On the other hand, Bo5 questions are notoriously difficult to develop. The questions used in the Medical Schools Council Assessment Alliance (MSCAA) Common Content project, where questions are shared across UK medical schools to enable passing standards for written finals exams to be compared,[1] go through an extensive review and selection process prior to inclusion (the general process for MSCAA questions is summarised by Melville, et al. [2]). Yet the data are returned for analysis with comments such as “There is an assumption made in this question that his wife has been faithful to the man” or “Poor distractors – no indication for legionella testing”. But perhaps the greatest problem with Bo5 questions is their poor representativeness to clinical practice. As the title of this blog implied, patients do not come with a list of five possible pathologies, diagnoses, important investigations, treatment options, or management plans. While a doctor would often formulate such a list (e.g. a differential diagnosis) before determining the most likely or appropriate option, such formulation requires considerable skill. We all know that assessment drives learning, so by using Bo5 we may therefore be inadvertently hindering students from developing the full set of clinical reasoning skills required of a doctor. There is certainly evidence that students use test-taking strategies such as elimination of implausible answers and clue-seeking when sitting Bo5-based exams.[3]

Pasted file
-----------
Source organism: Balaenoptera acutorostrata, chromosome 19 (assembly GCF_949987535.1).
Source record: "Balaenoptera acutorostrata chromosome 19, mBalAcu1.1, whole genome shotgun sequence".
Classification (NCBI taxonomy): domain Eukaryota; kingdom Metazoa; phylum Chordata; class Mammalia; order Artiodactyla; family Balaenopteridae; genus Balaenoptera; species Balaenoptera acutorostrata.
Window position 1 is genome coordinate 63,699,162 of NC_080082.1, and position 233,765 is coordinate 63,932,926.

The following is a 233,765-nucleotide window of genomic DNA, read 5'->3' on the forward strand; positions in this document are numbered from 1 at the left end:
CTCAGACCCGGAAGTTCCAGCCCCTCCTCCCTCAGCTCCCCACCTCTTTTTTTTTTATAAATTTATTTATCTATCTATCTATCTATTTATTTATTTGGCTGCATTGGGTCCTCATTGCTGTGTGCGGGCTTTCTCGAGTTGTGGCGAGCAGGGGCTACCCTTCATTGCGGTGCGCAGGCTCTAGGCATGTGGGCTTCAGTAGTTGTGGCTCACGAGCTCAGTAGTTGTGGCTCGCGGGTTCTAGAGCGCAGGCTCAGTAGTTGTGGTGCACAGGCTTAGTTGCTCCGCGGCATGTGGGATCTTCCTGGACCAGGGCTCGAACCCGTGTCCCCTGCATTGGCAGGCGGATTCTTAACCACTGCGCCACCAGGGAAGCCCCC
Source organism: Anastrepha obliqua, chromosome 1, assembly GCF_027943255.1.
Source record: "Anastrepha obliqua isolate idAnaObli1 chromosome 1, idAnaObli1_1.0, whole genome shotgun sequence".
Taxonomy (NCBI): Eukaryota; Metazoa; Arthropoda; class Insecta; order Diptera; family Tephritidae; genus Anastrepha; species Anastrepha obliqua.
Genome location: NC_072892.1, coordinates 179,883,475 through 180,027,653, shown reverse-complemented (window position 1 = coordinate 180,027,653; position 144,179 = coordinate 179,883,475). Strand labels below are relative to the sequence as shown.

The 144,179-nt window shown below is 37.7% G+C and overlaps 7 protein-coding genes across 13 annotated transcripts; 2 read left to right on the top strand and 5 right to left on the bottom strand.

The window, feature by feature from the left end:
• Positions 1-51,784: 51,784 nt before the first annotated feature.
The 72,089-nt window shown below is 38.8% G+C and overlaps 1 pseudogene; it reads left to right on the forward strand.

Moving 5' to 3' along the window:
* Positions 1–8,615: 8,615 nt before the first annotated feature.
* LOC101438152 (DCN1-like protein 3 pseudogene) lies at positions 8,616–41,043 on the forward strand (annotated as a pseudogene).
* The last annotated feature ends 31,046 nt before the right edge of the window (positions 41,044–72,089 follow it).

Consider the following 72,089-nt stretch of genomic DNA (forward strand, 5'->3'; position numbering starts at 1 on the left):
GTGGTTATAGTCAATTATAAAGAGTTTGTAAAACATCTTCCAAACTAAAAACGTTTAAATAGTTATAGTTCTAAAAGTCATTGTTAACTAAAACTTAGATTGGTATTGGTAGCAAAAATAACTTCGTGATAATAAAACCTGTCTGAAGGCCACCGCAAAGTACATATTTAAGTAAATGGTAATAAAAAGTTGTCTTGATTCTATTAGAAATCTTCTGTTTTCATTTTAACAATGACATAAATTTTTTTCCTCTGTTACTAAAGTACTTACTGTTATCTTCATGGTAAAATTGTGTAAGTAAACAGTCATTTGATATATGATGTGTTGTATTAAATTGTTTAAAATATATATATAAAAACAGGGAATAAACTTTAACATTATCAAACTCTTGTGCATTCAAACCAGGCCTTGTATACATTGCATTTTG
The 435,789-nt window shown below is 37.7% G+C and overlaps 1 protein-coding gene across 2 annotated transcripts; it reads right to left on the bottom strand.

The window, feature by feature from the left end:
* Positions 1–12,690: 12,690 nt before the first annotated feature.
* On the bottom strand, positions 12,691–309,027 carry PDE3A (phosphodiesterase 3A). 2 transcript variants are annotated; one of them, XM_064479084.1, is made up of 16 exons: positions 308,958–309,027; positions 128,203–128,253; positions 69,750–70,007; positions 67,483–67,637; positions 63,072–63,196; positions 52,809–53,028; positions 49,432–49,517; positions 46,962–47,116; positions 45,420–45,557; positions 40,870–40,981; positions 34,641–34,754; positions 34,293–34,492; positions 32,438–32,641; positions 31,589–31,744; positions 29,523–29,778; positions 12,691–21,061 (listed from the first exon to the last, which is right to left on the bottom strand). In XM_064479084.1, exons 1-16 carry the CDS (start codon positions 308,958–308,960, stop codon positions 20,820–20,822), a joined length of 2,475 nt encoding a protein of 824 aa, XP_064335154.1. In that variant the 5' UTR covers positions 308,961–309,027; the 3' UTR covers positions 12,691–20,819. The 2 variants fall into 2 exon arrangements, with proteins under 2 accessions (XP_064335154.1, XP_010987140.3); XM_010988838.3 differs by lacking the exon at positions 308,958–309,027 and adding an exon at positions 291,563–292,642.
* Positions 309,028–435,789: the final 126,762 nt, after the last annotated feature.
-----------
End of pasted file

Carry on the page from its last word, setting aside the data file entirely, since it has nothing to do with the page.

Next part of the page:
A new development in medical student assessment, the Very Short Answer question (VSA) therefore holds much promise. It shifts some of the academic/expert time from question development to marking, but, by exploiting computer-based assessment technology, does so in a way that is not prohibitive given the turn-around times imposed by institutions. The VSA starts with the same clinical scenario as a Bo5. The lead-in changes from “Which is…?” to “What is…?” and this is followed by a blank space. Students are required to type between one and five words in response. A pilot of the VSA style question showed that the list of acceptable answers for a question could be finalised by a clinical academic in just over 90 seconds for a cohort of 300 students.[4] With the finalised list automatically applied to all students’ answers, again there are no concerns regarding hawk/dove markers that would threaten the exam’s acceptability to students. While more time is required per question when using VSAs compared to Bo5s, the internal consistency of VSAs in the pilot was higher for the same number of questions,[4] so it should be possible to find an appropriate compromise between exam length and curriculum coverage that does not jeopardise reliability. The major gain with the use of VSA questions is in clinical validity; these questions are more representative of actual clinical practice than Bo5s, as was reported by the students who participated in the pilot.[4]

To produce more evidence around the utility of VSAs, the MSCAA is conducting a large-scale pilot of VSA questions with final year medical students across the UK this autumn. The pilot will compare student responses and scores to Bo5 and VSA questions delivered electronically and assess the feasibility of online delivery using the MSCAA’s own exam delivery system. A small scale ‘think aloud’ study will run alongside the pilot, to compare students’ thought processes as they attempt Bo5 and VSA questions. This work will provide an initial test of the hypothesis that gains in clinical reasoning validity could be achieved with VSAs, as students are forced to think ‘outside the list of five’. There is strong support for the pilot from UK medical schools, so the results will have good national generalisability and may help to inform the design of the written component of the UK Medical Licensing Assessment.